Owner: Hitachi Kokusai Electric | Publication date: 26.10.2022.
Field of expertise:
“Ansys Cloud solved our problem of having a limited amount of Ansys HFSS licenses, which sometimes prevented me from having access to the simulation software when I needed it. Now, with Ansys Cloud, it is available for me to use it whenever I need to run an analysis quickly. It is a very convenient system that allows us to have an ideal machine environment without a huge investment. I will continue to use HFSS effectively in the development of millimetre-wave radars by combining the local Ansys HFSS and Ansys Cloud as necessary.” – N. Shibagaki, Senior Engineer at Hitachi Kokusai Electric
In 2000, a supersonic Concorde airliner crashed five minutes after taking off from Charles de Gaulle Airport in Paris. The investigation revealed that the cause of the crash was a 42 cm-long metal piece, which had fallen from the preceding aircraft onto the runway. In order to ensure this tragedy will not happen again, Hitachi Kokusai Electric participated in a government project. In this project they developed millimeter-wave radars for foreign body detection on runways.
For this purpose they used Ansys HFSS and Ansys Cloud softwares.
Hitachi Kokusai Electric determined that, given the electrical size of the problem, the most effective solver technologies in the HFSS portfolio for this analysis were the HFSS-IE method of movements-based solver and the asymptotic capabilities of the SBR+ solver. The latter can handle large models very effectively. HFSS provides multiple solvers for a range of analysis scales in an integrated user interface. These allow the use of different solvers for different analysis purposes. Hitachi run the study on an H16mr virtual machine of Microsoft Azure, featuring 16 Intel Xeon E5 2667 v3 processor cores.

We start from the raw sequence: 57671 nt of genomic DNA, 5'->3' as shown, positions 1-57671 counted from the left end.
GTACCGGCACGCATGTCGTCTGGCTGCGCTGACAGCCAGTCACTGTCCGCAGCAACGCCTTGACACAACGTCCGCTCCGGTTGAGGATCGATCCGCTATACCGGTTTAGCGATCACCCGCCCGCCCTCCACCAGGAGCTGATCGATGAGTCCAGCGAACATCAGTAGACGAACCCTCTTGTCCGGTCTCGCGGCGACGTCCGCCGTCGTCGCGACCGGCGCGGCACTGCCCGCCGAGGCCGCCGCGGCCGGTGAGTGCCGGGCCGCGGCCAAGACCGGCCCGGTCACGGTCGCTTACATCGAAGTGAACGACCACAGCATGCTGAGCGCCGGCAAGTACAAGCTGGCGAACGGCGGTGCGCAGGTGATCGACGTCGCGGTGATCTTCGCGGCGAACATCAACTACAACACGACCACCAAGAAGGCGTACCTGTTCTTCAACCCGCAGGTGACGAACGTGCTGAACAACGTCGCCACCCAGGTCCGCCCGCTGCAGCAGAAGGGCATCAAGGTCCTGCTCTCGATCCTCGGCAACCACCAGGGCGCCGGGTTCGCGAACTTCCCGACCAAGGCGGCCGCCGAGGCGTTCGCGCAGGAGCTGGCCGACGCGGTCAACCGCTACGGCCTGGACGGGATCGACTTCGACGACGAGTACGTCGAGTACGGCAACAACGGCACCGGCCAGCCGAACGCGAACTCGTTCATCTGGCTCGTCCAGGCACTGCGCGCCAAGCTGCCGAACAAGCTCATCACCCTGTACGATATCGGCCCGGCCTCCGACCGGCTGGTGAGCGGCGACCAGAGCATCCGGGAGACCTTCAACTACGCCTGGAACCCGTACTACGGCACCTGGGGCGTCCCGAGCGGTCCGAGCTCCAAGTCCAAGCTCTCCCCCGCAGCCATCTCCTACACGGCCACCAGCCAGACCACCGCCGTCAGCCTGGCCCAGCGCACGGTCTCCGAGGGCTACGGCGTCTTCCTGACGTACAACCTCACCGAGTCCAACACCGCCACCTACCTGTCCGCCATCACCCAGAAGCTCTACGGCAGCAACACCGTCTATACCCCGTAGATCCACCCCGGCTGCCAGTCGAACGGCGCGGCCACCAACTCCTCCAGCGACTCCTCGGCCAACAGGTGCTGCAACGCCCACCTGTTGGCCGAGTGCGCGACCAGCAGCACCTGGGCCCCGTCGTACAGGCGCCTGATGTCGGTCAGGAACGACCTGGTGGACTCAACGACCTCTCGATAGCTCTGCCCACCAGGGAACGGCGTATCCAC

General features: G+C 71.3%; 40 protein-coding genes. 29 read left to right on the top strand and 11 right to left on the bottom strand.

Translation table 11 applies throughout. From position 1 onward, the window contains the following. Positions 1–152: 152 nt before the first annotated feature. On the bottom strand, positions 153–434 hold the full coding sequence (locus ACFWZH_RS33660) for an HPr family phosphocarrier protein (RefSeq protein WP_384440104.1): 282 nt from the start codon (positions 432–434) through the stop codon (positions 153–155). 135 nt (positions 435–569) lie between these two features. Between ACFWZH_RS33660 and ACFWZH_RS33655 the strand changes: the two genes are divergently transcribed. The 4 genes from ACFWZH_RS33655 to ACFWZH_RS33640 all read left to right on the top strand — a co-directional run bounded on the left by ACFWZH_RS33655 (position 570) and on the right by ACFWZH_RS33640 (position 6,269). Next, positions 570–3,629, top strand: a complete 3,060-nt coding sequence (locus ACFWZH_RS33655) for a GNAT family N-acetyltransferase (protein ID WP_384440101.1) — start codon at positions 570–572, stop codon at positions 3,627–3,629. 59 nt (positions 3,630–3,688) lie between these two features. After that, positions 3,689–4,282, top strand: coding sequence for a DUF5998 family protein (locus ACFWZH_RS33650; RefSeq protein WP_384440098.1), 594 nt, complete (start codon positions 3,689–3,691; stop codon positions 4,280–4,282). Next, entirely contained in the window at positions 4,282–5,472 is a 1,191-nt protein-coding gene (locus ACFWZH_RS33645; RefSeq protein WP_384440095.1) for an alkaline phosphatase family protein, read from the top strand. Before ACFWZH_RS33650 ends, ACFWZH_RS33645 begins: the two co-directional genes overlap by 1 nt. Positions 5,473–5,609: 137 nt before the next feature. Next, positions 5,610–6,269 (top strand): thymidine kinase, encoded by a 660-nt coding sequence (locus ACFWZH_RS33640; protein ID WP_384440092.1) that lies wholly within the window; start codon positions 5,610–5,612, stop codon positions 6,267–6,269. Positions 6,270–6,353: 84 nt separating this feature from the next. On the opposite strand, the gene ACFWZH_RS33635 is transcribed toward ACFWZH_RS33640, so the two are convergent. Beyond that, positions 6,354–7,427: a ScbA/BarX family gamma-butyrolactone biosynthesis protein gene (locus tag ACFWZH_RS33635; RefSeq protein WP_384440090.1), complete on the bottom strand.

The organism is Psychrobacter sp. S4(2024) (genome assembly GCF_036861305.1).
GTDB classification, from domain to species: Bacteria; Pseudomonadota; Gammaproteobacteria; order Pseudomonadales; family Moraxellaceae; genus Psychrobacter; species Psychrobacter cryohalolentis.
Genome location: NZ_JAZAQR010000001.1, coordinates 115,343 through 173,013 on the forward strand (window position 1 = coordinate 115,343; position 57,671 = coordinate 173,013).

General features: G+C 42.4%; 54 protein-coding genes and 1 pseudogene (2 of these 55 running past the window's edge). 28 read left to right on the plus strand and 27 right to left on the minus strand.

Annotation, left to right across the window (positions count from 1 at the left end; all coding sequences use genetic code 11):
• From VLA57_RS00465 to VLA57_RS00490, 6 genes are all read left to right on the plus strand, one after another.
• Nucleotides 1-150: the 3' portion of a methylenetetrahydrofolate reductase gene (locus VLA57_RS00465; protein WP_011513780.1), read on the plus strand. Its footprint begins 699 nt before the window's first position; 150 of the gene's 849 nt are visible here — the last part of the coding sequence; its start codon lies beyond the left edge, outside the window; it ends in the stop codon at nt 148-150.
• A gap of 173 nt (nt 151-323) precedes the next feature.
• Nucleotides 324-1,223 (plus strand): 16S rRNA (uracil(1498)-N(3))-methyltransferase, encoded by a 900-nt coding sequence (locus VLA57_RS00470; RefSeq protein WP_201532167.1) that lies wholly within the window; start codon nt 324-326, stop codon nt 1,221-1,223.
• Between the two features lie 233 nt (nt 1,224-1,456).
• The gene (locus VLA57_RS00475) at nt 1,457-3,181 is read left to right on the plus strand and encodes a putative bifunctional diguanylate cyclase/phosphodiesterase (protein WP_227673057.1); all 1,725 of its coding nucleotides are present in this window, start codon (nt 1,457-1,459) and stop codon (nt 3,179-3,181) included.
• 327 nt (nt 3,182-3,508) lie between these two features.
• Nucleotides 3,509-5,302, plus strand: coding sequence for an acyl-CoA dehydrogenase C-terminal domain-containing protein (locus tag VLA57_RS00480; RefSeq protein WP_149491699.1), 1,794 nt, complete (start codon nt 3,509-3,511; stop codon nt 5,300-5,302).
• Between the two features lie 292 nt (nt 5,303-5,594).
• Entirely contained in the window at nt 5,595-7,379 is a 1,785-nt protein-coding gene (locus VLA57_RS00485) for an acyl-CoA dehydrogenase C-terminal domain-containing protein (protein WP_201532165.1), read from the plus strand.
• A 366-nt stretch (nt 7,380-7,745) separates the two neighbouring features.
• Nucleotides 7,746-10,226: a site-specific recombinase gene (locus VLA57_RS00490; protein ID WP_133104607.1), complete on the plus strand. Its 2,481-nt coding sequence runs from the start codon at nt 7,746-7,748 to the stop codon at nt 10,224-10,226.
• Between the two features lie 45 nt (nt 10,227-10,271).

Ansys Cloud was 20 times faster than on-premise simulation (10 hours over 8.5 days). The basic performance of foreign object detection (FOD) radar was confirmed in the demonstration system installed at Narita International Airport and Kuala Lumpur International Airport. HFSS supported radar cross section (RCS) calculations necessary for system evaluation. Engineers were able to use different analysis methods in HFSS depending on the analysis target.
Improvement of basic radar performance for practical use and the study of effective use of electromagnetic field analysis using Ansys Cloud.
The radar cross section of the airplane is needed to study interferences in the system and frequency sharing with earth exploration satellites that use adjacent frequencies.
The system immediately captures images with an ultra-high-sensitivity camera. Then transmits to the control tower by positioning foreign objects detected by radar. It takes 10 seconds from detecting a 3 cm metal piece on the runway 500 m away to image transmission.
Example of detected object on the runway. Surface current distribution induced by 100 GHz incident wave.